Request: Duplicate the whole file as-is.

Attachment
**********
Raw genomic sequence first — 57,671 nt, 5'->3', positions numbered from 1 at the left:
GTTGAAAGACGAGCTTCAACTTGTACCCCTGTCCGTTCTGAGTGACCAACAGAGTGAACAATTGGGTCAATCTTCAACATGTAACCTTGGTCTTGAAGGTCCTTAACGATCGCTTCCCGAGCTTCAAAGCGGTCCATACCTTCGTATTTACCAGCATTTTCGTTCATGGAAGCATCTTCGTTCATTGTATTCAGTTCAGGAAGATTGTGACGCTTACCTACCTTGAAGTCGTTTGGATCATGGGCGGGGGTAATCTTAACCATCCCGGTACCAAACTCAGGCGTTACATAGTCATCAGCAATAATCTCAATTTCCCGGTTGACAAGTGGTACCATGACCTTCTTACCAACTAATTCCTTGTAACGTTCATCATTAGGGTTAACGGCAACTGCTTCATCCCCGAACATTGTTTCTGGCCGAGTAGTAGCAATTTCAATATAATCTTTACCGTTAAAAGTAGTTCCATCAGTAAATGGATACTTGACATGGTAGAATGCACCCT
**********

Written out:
Raw genomic sequence first — 57,671 nt, 5'->3', positions numbered from 1 at the left:
GTTGAAAGACGAGCTTCAACTTGTACCCCTGTCCGTTCTGAGTGACCAACAGAGTGAACAATTGGGTCAATCTTCAACATGTAACCTTGGTCTTGAAGGTCCTTAACGATCGCTTCCCGAGCTTCAAAGCGGTCCATACCTTCGTATTTACCAGCATTTTCGTTCATGGAAGCATCTTCGTTCATTGTATTCAGTTCAGGAAGATTGTGACGCTTACCTACCTTGAAGTCGTTTGGATCATGGGCGGGGGTAATCTTAACCATCCCGGTACCAAACTCAGGCGTTACATAGTCATCAGCAATAATCTCAATTTCCCGGTTGACAAGTGGTACCATGACCTTCTTACCAACTAATTCCTTGTAACGTTCATCATTAGGGTTAACGGCAACTGCTTCATCCCCGAACATTGTTTCTGGCCGAGTAGTAGCAATTTCAATATAATCTTTACCGTTAAAAGTAGTTCCATCAGTAAATGGATACTTGACATGGTAGAATGCACCCT